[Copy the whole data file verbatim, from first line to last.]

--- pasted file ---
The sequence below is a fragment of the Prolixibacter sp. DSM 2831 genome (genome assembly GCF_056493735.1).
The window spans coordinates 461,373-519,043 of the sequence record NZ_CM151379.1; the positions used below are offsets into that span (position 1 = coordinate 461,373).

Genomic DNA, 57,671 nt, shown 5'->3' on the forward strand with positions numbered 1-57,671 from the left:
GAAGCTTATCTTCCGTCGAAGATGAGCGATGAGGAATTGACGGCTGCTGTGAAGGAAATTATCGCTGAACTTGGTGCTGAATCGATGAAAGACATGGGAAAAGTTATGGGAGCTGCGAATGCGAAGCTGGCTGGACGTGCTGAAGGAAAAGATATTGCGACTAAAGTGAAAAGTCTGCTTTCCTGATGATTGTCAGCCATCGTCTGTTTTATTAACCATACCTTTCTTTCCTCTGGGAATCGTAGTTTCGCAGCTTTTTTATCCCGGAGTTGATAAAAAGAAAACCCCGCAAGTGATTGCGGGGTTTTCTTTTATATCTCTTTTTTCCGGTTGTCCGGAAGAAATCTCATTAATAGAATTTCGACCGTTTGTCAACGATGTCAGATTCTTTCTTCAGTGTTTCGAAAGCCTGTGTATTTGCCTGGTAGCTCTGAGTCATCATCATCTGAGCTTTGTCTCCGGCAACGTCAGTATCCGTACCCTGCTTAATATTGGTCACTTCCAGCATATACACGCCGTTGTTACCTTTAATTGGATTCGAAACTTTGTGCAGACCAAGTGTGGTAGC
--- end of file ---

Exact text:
The sequence below is a fragment of the Prolixibacter sp. DSM 2831 genome (genome assembly GCF_056493735.1).
The window spans coordinates 461,373-519,043 of the sequence record NZ_CM151379.1; the positions used below are offsets into that span (position 1 = coordinate 461,373).

Genomic DNA, 57,671 nt, shown 5'->3' on the forward strand with positions numbered 1-57,671 from the left:
GAAGCTTATCTTCCGTCGAAGATGAGCGATGAGGAATTGACGGCTGCTGTGAAGGAAATTATCGCTGAACTTGGTGCTGAATCGATGAAAGACATGGGAAAAGTTATGGGAGCTGCGAATGCGAAGCTGGCTGGACGTGCTGAAGGAAAAGATATTGCGACTAAAGTGAAAAGTCTGCTTTCCTGATGATTGTCAGCCATCGTCTGTTTTATTAACCATACCTTTCTTTCCTCTGGGAATCGTAGTTTCGCAGCTTTTTTATCCCGGAGTTGATAAAAAGAAAACCCCGCAAGTGATTGCGGGGTTTTCTTTTATATCTCTTTTTTCCGGTTGTCCGGAAGAAATCTCATTAATAGAATTTCGACCGTTTGTCAACGATGTCAGATTCTTTCTTCAGTGTTTCGAAAGCCTGTGTATTTGCCTGGTAGCTCTGAGTCATCATCATCTGAGCTTTGTCTCCGGCAACGTCAGTATCCGTACCCTGCTTAATATTGGTCACTTCCAGCATATACACGCCGTTGTTACCTTTAATTGGATTCGAAACTTTGTGCAGACCAAGTGTGGTAGC